Last year in a conversation with leaders (Google drive video) of First Parish Church of Groton, MA my colleague Meck Groot and I were introduced to their phrase “spacious grace” – an all-embracing term to describe the “breathtaking” quality of welcome, acceptance, trust, kindness and forgiveness they see as hallmarks of their congregation’s practices.
I was captivated by the possibilities for human potential represented by the phrase.
And now, as I prepare to bid farewell, I think of spacious grace as the gift I have received from congregational leaders and colleagues throughout my nearly 12 years working as a UUA field staffer. It wasn’t long after coming onto UUA staff in 2012 that I felt your acceptance of this layman from elsewhere – your willingness to share with me your hopes and challenges, reach out to me as a thought partner, trust in my care and counsel, invite me to join you in special celebrations and milestone events.
I have felt the gift of spacious grace in your willingness and capacity
to change while remaining faithful to essential core purposes of congregational life – particularly during the life-altering stress and impositions of the covid pandemic. I’ve been inspired by your efforts to challenge structures and norms of white supremacy culture and wrestle with legacies of harm.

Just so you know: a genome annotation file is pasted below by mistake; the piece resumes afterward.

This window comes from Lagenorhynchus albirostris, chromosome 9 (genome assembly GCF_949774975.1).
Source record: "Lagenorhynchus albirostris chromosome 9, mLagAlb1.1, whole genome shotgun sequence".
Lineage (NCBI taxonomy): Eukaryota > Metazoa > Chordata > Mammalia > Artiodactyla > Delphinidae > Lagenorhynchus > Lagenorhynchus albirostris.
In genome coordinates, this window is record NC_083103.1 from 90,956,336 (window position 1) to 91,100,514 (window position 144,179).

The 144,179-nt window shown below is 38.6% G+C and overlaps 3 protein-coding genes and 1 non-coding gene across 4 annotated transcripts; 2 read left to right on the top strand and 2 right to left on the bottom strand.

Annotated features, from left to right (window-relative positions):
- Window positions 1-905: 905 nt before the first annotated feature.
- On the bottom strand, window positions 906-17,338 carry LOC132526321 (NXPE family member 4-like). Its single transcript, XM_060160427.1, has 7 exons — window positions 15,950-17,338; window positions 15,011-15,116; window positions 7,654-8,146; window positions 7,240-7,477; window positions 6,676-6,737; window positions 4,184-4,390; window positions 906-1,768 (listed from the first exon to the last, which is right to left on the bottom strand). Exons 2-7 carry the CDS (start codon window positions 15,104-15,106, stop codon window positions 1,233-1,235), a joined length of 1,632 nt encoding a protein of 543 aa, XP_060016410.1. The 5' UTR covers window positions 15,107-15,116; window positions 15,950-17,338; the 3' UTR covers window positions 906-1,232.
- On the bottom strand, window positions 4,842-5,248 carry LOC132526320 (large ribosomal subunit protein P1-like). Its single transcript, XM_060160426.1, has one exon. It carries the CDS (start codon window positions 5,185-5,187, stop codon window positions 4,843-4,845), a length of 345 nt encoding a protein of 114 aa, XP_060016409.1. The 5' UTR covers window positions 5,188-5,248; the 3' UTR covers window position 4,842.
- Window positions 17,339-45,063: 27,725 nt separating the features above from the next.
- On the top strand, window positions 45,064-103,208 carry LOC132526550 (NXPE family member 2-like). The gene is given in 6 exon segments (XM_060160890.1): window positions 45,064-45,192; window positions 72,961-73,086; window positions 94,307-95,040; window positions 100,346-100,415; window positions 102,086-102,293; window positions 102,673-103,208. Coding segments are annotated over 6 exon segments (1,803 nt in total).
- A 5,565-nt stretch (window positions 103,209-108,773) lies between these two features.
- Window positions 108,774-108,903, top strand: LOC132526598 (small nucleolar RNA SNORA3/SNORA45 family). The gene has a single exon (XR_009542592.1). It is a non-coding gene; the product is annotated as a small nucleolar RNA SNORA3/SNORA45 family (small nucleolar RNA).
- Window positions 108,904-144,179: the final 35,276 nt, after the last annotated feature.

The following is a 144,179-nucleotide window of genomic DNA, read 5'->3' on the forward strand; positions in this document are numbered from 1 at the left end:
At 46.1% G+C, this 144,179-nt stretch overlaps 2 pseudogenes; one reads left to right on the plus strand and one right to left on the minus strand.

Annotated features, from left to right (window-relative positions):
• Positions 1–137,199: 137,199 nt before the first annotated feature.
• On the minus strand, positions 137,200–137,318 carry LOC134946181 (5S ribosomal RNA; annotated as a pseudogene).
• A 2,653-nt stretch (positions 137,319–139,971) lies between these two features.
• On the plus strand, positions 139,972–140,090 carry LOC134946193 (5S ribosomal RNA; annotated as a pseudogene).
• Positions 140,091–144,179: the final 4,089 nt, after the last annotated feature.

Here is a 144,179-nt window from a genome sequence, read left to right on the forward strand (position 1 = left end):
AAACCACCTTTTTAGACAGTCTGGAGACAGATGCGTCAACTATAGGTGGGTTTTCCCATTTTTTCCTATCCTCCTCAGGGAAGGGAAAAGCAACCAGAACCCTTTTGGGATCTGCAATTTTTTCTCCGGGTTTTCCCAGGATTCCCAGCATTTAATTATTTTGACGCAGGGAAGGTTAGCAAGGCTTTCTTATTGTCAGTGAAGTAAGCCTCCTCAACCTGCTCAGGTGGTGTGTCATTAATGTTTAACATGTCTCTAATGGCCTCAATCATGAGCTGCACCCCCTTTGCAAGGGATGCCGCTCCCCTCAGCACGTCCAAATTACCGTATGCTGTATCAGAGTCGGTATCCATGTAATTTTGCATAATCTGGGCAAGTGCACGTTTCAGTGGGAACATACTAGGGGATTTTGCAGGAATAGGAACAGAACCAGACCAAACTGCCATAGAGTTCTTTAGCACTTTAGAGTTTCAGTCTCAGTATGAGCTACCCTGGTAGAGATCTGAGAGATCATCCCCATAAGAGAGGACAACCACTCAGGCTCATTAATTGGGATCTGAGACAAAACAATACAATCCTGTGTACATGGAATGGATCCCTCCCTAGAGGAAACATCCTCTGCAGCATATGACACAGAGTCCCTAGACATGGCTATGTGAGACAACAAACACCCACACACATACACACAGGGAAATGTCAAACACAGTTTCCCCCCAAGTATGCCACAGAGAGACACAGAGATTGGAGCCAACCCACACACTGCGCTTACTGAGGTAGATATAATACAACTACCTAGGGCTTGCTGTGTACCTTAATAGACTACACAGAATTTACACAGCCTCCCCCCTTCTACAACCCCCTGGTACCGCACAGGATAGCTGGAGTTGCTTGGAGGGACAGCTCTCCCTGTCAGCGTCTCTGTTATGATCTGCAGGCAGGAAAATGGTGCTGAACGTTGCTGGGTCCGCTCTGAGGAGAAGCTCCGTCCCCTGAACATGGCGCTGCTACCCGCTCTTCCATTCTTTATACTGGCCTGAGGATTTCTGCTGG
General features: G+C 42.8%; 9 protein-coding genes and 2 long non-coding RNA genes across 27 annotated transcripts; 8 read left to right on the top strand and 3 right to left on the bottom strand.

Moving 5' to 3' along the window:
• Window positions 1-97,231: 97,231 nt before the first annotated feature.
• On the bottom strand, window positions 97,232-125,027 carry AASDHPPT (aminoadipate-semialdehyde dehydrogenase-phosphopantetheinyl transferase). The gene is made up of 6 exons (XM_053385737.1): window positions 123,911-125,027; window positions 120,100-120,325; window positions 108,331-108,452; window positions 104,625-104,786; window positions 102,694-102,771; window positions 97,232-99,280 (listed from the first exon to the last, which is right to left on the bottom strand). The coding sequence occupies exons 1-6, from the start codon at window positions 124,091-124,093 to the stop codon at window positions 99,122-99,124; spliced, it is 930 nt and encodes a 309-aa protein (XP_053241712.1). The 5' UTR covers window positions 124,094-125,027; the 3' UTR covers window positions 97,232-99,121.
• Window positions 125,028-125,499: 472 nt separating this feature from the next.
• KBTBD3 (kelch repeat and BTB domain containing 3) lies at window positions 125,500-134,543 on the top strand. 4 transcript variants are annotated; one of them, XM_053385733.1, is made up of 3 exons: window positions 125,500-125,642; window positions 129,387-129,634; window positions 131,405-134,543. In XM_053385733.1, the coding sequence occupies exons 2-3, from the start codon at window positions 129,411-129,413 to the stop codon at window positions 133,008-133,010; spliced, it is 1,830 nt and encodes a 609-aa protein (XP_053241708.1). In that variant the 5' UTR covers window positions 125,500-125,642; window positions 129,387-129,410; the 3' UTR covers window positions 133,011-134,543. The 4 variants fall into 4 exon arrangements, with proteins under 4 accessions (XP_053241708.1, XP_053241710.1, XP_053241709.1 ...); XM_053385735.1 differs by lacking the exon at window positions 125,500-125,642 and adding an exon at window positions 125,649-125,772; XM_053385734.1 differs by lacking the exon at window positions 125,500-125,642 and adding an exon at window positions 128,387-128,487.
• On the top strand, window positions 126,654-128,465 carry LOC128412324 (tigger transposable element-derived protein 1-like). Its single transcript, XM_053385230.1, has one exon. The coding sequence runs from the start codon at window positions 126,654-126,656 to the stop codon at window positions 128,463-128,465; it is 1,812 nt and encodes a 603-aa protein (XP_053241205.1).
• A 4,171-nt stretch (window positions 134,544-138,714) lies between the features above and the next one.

I have seen spacious grace in the distinctive expressions of our faith across New England and in the humble beauty of well-tended congregational life.
As described by First Parish Groton leaders, spacious grace also encompasses high expectations. I’ve been blessed to serve with colleagues, present and former, who have challenged me in creative collaboration while approaching the purpose of our work as abetting faithful change rather than maintenance. You have been central to my ongoing formation.
Thank you for all of these expressions and gifts of spacious grace. I wish for spacious grace to rain upon you and your work in the world. Farewell and Blessed Be.